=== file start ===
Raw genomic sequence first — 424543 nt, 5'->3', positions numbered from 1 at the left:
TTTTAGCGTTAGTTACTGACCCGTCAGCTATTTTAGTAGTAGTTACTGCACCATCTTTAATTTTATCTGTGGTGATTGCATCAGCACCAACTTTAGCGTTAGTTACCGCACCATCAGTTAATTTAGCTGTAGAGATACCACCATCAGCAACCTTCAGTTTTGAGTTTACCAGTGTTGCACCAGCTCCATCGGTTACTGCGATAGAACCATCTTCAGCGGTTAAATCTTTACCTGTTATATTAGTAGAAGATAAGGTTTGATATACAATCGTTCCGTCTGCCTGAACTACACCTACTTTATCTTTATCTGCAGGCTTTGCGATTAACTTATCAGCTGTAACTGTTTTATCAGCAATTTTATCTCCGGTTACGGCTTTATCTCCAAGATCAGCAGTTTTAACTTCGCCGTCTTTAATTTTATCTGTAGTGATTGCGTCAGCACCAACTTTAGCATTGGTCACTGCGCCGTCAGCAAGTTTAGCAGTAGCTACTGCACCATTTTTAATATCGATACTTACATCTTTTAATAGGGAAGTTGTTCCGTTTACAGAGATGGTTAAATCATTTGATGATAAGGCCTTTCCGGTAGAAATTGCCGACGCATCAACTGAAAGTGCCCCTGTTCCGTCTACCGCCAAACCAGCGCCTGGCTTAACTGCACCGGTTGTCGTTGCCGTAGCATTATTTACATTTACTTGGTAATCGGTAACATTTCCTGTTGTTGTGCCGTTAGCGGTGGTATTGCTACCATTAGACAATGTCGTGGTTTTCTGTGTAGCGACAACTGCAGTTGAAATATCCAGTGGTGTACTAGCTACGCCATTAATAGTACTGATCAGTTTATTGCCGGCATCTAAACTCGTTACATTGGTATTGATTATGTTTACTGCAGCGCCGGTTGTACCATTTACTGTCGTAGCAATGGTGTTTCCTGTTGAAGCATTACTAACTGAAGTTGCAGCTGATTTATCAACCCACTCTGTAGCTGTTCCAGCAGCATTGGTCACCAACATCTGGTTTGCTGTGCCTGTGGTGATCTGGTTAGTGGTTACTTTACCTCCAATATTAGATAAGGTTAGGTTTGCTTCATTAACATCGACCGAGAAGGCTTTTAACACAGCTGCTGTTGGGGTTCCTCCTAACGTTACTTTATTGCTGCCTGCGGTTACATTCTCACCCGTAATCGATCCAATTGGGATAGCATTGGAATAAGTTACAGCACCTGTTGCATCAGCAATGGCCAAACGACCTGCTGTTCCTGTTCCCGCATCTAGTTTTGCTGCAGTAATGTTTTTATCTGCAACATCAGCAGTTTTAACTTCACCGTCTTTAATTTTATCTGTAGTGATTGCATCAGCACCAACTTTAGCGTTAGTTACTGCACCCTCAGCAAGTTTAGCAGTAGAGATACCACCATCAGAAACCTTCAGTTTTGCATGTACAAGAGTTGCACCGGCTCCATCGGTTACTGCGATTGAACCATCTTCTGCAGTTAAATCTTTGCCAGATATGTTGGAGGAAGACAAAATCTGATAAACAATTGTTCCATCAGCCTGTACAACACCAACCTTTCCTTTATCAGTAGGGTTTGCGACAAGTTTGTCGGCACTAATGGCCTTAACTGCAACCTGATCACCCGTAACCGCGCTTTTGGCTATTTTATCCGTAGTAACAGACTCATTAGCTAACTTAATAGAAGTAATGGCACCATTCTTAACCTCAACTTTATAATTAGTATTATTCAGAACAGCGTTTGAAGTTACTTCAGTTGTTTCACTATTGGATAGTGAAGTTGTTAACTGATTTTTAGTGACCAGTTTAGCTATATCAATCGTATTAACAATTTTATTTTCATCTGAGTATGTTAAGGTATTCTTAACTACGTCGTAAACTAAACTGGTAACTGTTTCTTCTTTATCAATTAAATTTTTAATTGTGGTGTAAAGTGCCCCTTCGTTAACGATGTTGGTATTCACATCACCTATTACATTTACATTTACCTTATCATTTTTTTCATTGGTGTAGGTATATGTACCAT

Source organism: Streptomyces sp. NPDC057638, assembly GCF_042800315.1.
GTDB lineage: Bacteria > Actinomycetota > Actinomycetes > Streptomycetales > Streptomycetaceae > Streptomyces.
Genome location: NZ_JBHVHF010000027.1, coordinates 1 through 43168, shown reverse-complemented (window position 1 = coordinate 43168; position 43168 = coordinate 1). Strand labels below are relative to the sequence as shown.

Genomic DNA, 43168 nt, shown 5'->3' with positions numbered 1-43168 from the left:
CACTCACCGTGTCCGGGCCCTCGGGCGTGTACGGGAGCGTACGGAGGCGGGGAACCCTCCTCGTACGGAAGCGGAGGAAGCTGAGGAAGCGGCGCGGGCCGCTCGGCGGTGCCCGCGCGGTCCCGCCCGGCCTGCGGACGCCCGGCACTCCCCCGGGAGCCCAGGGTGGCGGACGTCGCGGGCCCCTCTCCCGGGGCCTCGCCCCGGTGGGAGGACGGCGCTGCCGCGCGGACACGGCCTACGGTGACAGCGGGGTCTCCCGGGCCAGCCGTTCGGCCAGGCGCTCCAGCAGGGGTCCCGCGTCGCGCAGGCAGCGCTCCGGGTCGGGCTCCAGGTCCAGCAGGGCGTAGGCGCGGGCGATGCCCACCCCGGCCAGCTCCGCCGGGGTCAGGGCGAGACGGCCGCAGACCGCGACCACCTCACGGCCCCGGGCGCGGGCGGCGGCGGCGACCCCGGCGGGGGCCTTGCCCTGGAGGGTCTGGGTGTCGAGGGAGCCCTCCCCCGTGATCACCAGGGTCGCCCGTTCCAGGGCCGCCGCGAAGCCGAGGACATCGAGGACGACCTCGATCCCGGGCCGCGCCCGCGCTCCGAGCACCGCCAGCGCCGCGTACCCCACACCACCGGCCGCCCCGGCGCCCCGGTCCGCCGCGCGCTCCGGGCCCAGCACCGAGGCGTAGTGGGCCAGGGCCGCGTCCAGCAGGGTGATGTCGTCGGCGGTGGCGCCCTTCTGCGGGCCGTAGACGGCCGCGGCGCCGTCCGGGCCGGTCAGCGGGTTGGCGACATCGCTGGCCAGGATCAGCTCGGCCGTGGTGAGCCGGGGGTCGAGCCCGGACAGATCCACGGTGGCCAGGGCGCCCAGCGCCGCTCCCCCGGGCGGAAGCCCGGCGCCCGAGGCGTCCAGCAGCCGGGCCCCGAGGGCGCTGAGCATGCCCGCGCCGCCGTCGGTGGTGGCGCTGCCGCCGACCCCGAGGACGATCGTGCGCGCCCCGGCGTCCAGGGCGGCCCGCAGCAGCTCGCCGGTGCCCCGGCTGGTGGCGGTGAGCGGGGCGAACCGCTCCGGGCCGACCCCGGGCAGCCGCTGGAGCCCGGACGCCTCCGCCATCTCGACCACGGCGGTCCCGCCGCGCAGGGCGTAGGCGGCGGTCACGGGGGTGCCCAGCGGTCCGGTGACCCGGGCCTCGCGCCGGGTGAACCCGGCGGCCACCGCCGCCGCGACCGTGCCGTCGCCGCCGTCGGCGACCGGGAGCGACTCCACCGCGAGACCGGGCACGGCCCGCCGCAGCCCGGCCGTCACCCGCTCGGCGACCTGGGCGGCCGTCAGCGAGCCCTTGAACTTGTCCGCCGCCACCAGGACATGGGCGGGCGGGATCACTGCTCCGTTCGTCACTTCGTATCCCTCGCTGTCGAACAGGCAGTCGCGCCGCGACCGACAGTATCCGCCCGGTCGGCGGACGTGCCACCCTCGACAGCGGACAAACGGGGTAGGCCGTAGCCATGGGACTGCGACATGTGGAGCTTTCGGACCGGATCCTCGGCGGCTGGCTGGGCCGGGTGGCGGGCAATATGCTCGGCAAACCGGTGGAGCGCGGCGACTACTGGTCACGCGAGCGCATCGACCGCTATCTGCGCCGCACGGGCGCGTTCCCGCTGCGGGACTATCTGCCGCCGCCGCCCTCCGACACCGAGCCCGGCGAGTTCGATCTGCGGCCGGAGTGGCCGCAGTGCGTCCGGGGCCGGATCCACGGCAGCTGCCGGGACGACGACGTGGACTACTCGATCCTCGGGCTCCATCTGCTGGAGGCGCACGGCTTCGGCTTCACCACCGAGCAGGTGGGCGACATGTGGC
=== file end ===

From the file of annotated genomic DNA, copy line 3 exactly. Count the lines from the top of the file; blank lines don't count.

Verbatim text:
Source organism: Streptomyces sp. NPDC057638, assembly GCF_042800315.1.